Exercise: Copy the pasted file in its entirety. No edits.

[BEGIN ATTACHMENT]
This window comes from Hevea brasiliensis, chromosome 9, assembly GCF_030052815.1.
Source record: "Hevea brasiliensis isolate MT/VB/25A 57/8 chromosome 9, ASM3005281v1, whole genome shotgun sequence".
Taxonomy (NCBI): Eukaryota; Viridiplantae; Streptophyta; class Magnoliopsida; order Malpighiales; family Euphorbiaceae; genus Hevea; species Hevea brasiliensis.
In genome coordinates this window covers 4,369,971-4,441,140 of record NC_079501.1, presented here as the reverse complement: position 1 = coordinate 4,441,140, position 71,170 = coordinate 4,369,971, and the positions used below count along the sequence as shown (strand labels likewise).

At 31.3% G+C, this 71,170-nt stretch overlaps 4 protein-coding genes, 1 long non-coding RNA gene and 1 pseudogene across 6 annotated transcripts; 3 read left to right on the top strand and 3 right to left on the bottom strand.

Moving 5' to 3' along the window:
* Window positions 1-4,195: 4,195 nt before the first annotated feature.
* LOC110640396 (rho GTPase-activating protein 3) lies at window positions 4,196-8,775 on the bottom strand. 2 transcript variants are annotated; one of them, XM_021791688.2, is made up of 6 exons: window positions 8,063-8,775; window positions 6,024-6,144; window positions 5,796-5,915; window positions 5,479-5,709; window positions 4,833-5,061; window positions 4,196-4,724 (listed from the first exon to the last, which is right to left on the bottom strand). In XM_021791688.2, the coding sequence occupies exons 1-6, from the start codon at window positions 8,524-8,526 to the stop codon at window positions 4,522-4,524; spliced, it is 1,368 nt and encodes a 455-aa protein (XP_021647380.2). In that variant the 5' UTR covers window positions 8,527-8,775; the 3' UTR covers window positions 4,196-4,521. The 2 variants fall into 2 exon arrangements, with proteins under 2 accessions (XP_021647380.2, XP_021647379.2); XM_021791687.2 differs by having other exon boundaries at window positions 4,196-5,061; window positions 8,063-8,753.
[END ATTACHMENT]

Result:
This window comes from Hevea brasiliensis, chromosome 9, assembly GCF_030052815.1.
Source record: "Hevea brasiliensis isolate MT/VB/25A 57/8 chromosome 9, ASM3005281v1, whole genome shotgun sequence".
Taxonomy (NCBI): Eukaryota; Viridiplantae; Streptophyta; class Magnoliopsida; order Malpighiales; family Euphorbiaceae; genus Hevea; species Hevea brasiliensis.
In genome coordinates this window covers 4,369,971-4,441,140 of record NC_079501.1, presented here as the reverse complement: position 1 = coordinate 4,441,140, position 71,170 = coordinate 4,369,971, and the positions used below count along the sequence as shown (strand labels likewise).

At 31.3% G+C, this 71,170-nt stretch overlaps 4 protein-coding genes, 1 long non-coding RNA gene and 1 pseudogene across 6 annotated transcripts; 3 read left to right on the top strand and 3 right to left on the bottom strand.

Moving 5' to 3' along the window:
* Window positions 1-4,195: 4,195 nt before the first annotated feature.
* LOC110640396 (rho GTPase-activating protein 3) lies at window positions 4,196-8,775 on the bottom strand. 2 transcript variants are annotated; one of them, XM_021791688.2, is made up of 6 exons: window positions 8,063-8,775; window positions 6,024-6,144; window positions 5,796-5,915; window positions 5,479-5,709; window positions 4,833-5,061; window positions 4,196-4,724 (listed from the first exon to the last, which is right to left on the bottom strand). In XM_021791688.2, the coding sequence occupies exons 1-6, from the start codon at window positions 8,524-8,526 to the stop codon at window positions 4,522-4,524; spliced, it is 1,368 nt and encodes a 455-aa protein (XP_021647380.2). In that variant the 5' UTR covers window positions 8,527-8,775; the 3' UTR covers window positions 4,196-4,521. The 2 variants fall into 2 exon arrangements, with proteins under 2 accessions (XP_021647380.2, XP_021647379.2); XM_021791687.2 differs by having other exon boundaries at window positions 4,196-5,061; window positions 8,063-8,753.